The ALRC also supported the provision in the New Zealand legislation, which does not apply the privilege to contextual information provided for the purpose of giving tax advice. It should be very clear in the operation of this privilege that only the advice itself will be protected, and not any other information that may form part of the tax agent’s file or briefing. The legislation should state that no privilege should apply to ‘tax contextual information’ given for the purpose of providing tax advice. ‘Tax contextual information’ should be defined as information about:

  • a fact or assumption that has occurred or is postulated by the person creating the tax advice document;
  • a description of a step involved in the performance of a transaction that has occurred or is postulated by the person creating the tax advice document; or
  • advice that does not concern the operation and effect of tax laws.

95.B(i)   Should a tax advice privilege apply only for the coercive information gathering powers of the Tax Office, or also to other bodies such as the Australian Crime Commission? …

The ALRC noted the concerns expressed in the privilege inquiry: by the Insolvency and Trustee Service Australia—that privilege could be claimed over an accountant’s advice that would assist in the investigation of bankruptcy offences; and by the ACC—regarding the difference between regulatory matters and the types of very serious crime it investigates. As outlined above, the ALRC’s recommendation for the creation of a privilege for taxation advice is consistent with the compliance rationale for client legal privilege and can be justified given the complexity of taxation law. The ALRC was, however, keen not to replicate the much broader protection offered by client legal privilege and did not wish to create barriers to the investigation of offences outside the areas of general compliance with taxation laws. The ALRC pointed to the fact that the US, UK and New Zealand models apply the privilege to the information-gathering powers of the Internal Revenue Service (US) and the Inland Revenue Departments (UK and NZ) respectively. The ALRC similarly recommended that the tax advice privilege should be available only against the information-gathering powers of the Commissioner of Taxation. The object in this respect was to serve as an appropriate limitation on the operation of the privilege and not affect the investigatory powers of other agencies.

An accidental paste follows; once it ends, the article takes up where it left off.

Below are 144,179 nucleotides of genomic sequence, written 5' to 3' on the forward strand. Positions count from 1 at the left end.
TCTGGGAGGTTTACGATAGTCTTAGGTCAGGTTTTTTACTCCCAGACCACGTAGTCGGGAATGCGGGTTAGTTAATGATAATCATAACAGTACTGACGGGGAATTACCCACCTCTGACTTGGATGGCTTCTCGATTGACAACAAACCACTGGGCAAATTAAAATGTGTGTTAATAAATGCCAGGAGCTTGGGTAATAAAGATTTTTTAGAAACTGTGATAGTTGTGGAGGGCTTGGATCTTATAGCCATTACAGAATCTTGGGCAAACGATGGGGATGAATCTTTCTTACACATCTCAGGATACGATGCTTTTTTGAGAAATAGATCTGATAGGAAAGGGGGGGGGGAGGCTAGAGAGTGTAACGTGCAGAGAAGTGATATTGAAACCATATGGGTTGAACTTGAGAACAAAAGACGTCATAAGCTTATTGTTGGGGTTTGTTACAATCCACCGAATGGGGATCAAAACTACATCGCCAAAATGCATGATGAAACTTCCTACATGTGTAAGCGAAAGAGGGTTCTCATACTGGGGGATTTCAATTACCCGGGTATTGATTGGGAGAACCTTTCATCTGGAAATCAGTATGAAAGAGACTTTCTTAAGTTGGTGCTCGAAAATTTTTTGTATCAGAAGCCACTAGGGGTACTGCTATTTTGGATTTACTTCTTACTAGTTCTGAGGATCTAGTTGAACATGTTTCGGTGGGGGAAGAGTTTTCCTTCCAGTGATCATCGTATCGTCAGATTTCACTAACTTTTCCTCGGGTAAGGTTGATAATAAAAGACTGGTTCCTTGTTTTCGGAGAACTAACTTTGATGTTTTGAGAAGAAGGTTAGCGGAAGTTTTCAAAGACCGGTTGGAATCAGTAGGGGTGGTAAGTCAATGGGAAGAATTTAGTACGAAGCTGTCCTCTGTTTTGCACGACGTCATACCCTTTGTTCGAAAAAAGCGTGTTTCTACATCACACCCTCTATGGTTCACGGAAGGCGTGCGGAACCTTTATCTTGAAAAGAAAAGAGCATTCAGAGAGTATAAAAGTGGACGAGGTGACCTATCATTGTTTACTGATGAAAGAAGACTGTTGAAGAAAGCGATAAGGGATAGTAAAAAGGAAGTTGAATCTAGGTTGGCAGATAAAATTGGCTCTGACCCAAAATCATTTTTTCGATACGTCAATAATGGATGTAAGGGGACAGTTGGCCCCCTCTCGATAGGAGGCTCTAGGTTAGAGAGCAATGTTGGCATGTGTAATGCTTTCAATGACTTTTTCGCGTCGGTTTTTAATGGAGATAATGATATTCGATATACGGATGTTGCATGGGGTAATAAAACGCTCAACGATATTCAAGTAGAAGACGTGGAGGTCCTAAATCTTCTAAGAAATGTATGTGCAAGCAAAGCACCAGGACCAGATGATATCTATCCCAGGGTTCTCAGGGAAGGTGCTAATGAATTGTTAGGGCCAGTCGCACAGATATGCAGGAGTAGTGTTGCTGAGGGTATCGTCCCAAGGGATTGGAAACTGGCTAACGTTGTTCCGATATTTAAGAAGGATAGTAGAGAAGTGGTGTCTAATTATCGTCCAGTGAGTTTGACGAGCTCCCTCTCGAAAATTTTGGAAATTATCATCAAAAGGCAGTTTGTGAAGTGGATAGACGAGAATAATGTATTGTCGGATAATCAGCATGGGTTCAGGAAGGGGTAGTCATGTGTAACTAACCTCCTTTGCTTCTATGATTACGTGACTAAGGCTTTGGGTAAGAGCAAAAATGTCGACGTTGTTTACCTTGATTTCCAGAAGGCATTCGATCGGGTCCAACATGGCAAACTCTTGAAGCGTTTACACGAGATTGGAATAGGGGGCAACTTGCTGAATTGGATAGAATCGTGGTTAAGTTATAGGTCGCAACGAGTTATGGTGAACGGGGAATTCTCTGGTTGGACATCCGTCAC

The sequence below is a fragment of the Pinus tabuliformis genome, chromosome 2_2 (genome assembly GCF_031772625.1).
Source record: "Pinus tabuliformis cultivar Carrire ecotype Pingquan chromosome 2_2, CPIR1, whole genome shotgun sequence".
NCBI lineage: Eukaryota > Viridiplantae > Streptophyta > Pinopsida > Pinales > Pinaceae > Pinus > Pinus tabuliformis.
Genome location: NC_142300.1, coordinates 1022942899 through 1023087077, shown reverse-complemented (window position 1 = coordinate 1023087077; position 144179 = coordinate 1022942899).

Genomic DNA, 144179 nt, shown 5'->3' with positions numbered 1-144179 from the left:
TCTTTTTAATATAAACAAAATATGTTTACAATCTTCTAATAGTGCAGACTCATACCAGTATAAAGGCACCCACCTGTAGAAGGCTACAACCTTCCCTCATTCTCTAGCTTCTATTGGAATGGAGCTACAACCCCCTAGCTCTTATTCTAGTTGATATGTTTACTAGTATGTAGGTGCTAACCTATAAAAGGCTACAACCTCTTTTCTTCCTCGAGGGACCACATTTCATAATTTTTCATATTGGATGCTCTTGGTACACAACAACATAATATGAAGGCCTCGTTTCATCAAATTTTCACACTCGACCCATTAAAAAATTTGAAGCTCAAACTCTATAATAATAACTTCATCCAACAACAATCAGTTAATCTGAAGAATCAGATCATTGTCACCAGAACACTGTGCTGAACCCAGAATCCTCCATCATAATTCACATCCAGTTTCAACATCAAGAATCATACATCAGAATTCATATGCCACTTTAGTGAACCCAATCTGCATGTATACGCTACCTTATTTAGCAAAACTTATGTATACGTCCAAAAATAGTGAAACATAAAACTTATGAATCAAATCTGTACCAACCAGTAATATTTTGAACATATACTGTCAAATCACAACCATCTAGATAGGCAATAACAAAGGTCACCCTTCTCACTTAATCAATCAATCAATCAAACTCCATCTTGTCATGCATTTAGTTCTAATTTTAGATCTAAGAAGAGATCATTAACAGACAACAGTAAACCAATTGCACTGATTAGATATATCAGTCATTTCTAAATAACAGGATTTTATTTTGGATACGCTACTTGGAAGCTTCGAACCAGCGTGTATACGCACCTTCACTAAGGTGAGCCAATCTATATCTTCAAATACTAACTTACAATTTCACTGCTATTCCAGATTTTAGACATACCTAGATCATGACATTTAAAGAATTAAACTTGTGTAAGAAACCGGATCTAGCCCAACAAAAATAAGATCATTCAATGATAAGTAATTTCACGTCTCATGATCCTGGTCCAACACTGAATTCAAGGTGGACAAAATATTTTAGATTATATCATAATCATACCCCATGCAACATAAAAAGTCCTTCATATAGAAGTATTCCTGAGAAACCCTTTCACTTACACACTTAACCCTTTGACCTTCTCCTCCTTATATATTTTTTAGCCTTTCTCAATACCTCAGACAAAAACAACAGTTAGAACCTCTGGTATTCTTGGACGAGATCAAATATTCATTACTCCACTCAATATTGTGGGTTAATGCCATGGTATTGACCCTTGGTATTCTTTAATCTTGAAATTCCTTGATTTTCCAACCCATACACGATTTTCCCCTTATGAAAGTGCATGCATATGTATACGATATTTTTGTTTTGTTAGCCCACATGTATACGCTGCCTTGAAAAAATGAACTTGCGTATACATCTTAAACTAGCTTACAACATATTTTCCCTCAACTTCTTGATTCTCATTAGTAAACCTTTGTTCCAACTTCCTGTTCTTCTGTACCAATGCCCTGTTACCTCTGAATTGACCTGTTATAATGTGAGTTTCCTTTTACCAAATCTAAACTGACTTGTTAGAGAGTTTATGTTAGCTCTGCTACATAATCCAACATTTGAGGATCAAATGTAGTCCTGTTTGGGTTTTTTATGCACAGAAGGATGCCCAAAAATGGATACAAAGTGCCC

95B.(h)  What exclusions or exceptions should apply? For instance, should the common law exclusions be imported, or is a wider or narrower set of exceptions appropriate?

Following the New Zealand model, the ALRC recommended that the ‘dominant purpose test’ should apply with respect to the proposed tax advice privilege. This means that communications that are made for the dominant purpose of providing tax advice will be protected. What constitutes the ‘dominant purpose’ of the advice should be determined in accordance with the definition applied in client legal privilege matters.[12] The ALRC also considered that there should be an exception for advice given in furtherance of a crime or fraud, adopting the position in the Evidence Act. The tax advice must be confidential. As is the case with client legal privilege, the ALRC considers that a taxpayer should not be able to claim privilege over advice that he or she has not kept confidential.

95B.(j)   What would be the appropriate instrument for enactment of a tax advice privilege? For instance, should the provisions be contained in the Taxation Administration Act 1953?

Given that a principal recommendation made by the ALRC concerned the enactment of federal client legal privilege legislation—to clarify the existing scattered federal provisions on the application of privilege to federal coercive information-gathering powers and to inject greater consistency with respect to procedures for privilege claims—the ALRC recommended that the privilege in relation to tax advice be included in that statute.

Yours sincerely,


Professor Rosalind Croucher

[1]  Recommendation, 6–6.

[2]  See, eg, Legal Profession Act 2004 (NSW) s 14. See also Standing Committee of Attorneys-General, National Legal Profession Model Bill (2006) Law Council of Australia, s 2.2.2(1).

[3]  Legal Profession Act 2004 (NSW) s 14(1).

[4]  Migration Act 1958 (Cth), ss 276, 277, 280.

[5]  Tax Agent Services Act 2009 (Cth), s 50–5.

[6]  J Auburn, Legal Professional Privilege: Law and Theory (2000), 13–14 (notes omitted). Reinforcing responsible corporate practice through a culture of compliance has also been identified by Professor R Baxt in the context of an assessment of penalties for breach of continuous disclosure obligations: R Baxt, ‘Compliance Will Reduce Penalties for Non-Disclosure’ (2006) 2(5) Baxt Report 6; and see Australian Securities and Investments Commission; Re Chemeq Ltd v Chemeq Ltd (2006) 234 ALR 511.

[7]  Explanatory Memorandum, Tax Agent Services Bill 2008, [1.6] (emphasis added).

[8]  Australasian Compliance Institute, Submission LPP 79, 26 October 2007.

[9]  Construction Forestry Mining and Energy Union (Construction and General Division), Submission LPP 90, 1 November 2007; Australian Council of Trade Unions, Submission LPP 88, 1 November 2007; referring to the Workplace Relations Act 1996 (Cth) s 854.

[10] It should also be noted that many industrial officers are, in fact, legally trained.

[11] Baker v Campbell (1983) 153 CLR 52, 86; R Desiatnik, Legal Professional Privilege in Australia (2nd ed, 2005), 29.

[12] See Ch 3.